For a first approach to querying search engines we can take single query terms and compose an evaluative spreadsheet where we note for instance a) how many of the first 10 pages returned for a certain query have been in the target language and b) how many results have been returned. We can then annotate different statistical or semantic or other linguistic properties of query terms. We query some very frequent function words (avoiding terms accidentally or by loaning overlapping with one of the big languages of the WWW or our distractors), some intermediately frequent terms, some content words (even if our wordlist features no explicit frequency information, we can, by universality, be quite certain that a not too unusual and short function word is very frequent, whereas a longer content word, which is not general such as thing, animal, machine should be infrequent). We can try words from different genres, different registers, regions etc. Afterwards, we can look at the list and try to draw inferences on the effect of the assumed characteristics on the evaluation (a and b or a [weighted] product of both). Some properties are unsurprising and can be hypothesized a priori such as function words return more results than content words or that specialized terms return less than more general ones which at times will be used as anaphora for the former. However, the current composition of content of our target LRL on the web is what has to be characterized. Guiding questions such as does a considerable proportion of the assumed content contain pages with folklore content could be tested by using concurrent vocabulary and seeing if result numbers or precision increase. These questions may be very individually dependent on the current time, situation and other circumstances of the LRL community at hand.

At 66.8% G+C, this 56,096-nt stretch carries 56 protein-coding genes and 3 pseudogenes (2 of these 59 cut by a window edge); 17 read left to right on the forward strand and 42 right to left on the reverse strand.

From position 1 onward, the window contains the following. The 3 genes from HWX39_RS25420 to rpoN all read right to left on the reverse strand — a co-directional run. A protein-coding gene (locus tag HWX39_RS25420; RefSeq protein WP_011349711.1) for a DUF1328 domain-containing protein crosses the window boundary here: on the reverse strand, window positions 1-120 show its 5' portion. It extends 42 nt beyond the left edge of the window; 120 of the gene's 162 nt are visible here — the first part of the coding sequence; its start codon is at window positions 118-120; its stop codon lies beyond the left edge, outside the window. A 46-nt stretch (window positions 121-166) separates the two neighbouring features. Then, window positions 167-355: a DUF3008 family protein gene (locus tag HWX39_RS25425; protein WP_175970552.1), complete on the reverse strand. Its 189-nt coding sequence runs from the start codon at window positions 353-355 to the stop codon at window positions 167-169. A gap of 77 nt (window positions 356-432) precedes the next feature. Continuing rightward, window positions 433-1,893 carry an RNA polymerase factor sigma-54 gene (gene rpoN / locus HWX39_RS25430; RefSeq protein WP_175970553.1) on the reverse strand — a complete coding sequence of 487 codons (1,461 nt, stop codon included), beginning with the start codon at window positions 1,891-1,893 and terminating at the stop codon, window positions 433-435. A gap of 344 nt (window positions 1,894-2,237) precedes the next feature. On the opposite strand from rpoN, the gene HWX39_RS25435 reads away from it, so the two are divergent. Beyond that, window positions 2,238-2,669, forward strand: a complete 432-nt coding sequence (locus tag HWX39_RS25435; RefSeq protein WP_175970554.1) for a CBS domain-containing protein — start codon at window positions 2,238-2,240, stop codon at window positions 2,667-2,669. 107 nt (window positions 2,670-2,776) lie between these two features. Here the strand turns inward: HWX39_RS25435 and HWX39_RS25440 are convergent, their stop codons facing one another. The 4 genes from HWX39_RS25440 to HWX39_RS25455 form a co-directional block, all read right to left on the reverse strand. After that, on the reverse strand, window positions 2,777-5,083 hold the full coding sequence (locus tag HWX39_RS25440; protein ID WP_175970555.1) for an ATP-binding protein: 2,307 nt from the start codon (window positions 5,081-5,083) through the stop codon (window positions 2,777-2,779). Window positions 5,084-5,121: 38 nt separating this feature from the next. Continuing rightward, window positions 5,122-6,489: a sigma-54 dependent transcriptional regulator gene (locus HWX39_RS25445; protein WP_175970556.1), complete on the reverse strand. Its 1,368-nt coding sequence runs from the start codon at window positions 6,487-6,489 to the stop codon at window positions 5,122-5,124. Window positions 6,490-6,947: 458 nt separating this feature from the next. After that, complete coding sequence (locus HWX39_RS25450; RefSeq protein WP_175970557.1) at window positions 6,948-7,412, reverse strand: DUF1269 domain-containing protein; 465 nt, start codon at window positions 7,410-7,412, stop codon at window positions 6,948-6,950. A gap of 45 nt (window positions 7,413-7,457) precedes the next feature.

2. Multiple Term Querying

After having evaluated single terms, where some may have been found useful, the next proposed step is in combining terms. Generally, the first term can be thought of as constituting a certain amount of results and each subsequent term as eliciting a subset of the previous results, so that in principle on average the number of results decreases with the number of query terms. A function word is then a good first query term but so-called stop words should be avoided.

Stop words are usually very frequent function words which big search engines simply ignore if they appear in queries. The reason is that those would simply elicit too many documents as they appear in quasi all of them (think for instance of the English article). This touches upon another issue, the settings for search. For stop words to be relevant, a search engine must have a list of them and in turn a setting for searches in the target language. Other language dependent settings may also exist and can crucially influence the results in ways again hidden in the business secret.

Often queries contain terms, which have not been indexed (that is they may be contained on the target website but not in the search engine index as a feature) or are simply not present in any target site. Now, it is the secret search engine algorithm which decides how to prioritize imperfect results. For instance, if you query 5 terms and no site is found containing all 5 in the index, should a result page which has only 3 of 5 terms but has a very good hub-score (or authority score) be prioritized over one which has 4 out of 5 terms but appears less connected and important?